At issue is a private meeting where some council members issued an ultimatum to the superintendent to resign or be fired.
DOUGLAS COUNTY, Colo. – A Douglas County School District parent is suing four newly elected school board members, alleging they violated Colorado’s open meeting law after revealing they met privately to discuss the removal of Superintendent Corey Wise, who was later fired.
The lawsuit names board chairman Mike Peterson and fellow board members Rebecca Myers, Kaylee Winegar and Christy Williams as defendants.
In November, the seven-member Douglas County Council was reshuffled when more than half of its members were replaced by a group of four Conservative candidates. It is the first time the Tories have controlled the board since 2017.
Peterson, Myers, Winegar and Williams all won their seats in November. They raced together on a “Kids First” platform.
On January 31, the other three board members, Elizabeth Hanson, Susan Meek and David Ray, held a public meeting at which they said they had been approached privately the previous week to tell them that the chairman and the vice chairman of the board had asked Wise to resign. If he didn’t, the three board members were told that the other four were ready to replace Wise.
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The lawsuit alleges the Jan. 31 meeting violated that law because no public notice was given of a meeting to discuss the superintendent’s future, which is a “public matter.”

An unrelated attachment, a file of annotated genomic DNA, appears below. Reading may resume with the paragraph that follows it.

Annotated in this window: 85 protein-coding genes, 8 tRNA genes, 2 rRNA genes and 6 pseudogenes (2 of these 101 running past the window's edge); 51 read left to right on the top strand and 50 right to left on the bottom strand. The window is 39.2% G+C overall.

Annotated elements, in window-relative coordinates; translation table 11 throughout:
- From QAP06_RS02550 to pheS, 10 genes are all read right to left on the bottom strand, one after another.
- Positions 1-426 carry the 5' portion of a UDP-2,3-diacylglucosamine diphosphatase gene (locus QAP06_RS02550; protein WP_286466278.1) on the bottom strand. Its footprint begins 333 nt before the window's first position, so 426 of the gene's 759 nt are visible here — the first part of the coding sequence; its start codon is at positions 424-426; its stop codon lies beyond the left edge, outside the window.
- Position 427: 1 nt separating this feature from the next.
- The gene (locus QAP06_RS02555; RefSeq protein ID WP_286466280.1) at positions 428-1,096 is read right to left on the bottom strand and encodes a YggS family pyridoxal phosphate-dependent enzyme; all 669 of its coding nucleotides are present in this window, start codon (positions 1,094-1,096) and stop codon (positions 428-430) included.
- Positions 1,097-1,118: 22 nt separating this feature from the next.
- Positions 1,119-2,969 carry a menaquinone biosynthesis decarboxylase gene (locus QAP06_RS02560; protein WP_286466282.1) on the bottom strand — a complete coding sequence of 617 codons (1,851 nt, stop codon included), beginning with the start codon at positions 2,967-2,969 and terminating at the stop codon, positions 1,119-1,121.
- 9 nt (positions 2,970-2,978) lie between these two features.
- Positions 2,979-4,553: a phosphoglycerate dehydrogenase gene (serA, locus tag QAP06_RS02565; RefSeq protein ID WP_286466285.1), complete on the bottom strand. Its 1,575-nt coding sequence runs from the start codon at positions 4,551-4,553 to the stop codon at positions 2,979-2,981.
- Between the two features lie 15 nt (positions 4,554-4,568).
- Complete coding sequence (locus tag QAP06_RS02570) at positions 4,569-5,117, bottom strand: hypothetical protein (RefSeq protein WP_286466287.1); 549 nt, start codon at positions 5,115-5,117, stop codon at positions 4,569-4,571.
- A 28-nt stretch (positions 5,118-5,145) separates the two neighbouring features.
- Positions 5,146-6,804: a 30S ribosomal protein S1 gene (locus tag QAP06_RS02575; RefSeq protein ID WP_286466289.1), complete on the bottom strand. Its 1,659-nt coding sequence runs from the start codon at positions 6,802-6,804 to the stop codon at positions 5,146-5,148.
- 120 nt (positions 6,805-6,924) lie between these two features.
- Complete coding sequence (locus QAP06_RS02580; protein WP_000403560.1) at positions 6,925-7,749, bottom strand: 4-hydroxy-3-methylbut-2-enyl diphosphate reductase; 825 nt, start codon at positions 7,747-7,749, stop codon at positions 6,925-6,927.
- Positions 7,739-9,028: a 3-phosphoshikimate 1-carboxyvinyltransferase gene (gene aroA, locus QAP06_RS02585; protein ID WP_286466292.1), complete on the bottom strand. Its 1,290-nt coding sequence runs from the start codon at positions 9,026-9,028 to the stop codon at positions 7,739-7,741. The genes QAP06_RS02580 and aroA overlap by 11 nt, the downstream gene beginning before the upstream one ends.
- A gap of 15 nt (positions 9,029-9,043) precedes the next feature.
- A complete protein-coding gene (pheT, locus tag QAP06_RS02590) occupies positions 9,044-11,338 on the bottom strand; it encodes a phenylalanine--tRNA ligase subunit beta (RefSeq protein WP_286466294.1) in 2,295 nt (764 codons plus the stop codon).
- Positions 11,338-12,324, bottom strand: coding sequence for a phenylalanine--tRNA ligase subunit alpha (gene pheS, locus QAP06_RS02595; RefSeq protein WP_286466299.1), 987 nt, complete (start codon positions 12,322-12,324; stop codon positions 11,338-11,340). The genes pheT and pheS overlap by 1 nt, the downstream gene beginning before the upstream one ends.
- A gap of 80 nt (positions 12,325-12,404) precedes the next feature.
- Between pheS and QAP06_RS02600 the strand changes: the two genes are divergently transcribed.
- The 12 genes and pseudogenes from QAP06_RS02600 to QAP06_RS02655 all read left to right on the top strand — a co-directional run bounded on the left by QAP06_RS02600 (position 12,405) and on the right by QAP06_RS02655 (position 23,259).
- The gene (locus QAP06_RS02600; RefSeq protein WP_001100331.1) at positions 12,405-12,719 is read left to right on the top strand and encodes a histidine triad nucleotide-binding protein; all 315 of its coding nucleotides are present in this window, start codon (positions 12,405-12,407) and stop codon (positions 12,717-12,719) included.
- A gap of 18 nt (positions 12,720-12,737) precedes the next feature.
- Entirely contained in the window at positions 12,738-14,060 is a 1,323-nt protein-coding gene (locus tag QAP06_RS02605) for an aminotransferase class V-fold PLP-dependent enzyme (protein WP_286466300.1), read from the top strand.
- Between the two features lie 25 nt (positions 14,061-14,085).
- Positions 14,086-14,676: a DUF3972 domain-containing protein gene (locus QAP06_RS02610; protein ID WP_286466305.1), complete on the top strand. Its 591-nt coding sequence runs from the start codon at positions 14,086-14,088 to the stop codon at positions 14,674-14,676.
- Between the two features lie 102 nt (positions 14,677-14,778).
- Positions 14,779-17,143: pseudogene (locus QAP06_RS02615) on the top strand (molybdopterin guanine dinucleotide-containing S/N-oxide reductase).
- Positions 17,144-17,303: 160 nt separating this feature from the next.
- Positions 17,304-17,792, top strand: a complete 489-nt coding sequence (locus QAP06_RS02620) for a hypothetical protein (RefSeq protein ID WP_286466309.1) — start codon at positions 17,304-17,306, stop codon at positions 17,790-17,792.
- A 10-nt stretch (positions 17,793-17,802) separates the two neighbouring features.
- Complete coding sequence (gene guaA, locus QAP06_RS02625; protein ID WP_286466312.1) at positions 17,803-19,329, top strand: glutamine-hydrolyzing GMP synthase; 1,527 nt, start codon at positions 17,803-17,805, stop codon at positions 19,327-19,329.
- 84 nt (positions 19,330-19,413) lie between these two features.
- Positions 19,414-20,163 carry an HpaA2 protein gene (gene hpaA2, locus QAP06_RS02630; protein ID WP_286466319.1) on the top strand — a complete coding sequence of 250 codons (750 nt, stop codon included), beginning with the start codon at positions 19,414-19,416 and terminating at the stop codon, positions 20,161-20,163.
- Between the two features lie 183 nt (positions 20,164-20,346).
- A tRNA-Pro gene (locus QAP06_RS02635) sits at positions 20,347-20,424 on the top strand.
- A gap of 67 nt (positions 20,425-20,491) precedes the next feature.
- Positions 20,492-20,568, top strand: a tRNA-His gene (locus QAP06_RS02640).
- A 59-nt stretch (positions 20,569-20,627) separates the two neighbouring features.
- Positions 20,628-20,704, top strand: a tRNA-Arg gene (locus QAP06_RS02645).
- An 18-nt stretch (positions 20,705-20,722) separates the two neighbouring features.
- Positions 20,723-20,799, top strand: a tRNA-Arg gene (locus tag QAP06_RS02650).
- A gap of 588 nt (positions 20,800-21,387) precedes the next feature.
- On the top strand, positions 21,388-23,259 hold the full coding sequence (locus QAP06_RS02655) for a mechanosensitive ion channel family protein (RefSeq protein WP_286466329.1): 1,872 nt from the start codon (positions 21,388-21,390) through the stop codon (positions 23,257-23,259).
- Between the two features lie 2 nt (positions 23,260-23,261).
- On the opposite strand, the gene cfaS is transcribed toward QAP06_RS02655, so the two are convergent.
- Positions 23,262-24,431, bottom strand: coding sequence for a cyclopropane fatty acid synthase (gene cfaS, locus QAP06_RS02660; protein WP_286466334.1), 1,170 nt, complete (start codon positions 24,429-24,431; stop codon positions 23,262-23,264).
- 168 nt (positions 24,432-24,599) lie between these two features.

On February 3, hundreds of Douglas County teachers participated in a “work stoppage” to protest the action, which resulted in the cancellation of all classes in the district.
That same afternoon, the school board called a special meeting on Friday, February 4 to discuss Wise’s future. The lawsuit claims board member Ray was not told of the meeting until after 5 p.m. on Feb. 3 and says he, Hanson, and Meek were never asked about their availability to attend the meeting. meeting.
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At the special meeting, the board voted 4-3 to fire Wise.
The lawsuit claims the defendants had already presented Wise with an ultimatum in private and decided they intended to fire him before the “duly notified board meeting”, which was in violation of the law.
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When the complaint was filed, Wise was still superintendent and the parent who filed it sought an injunction to stop the board from meeting and firing Wise or discussing his future, but the matter was not addressed by court only after this meeting. place.
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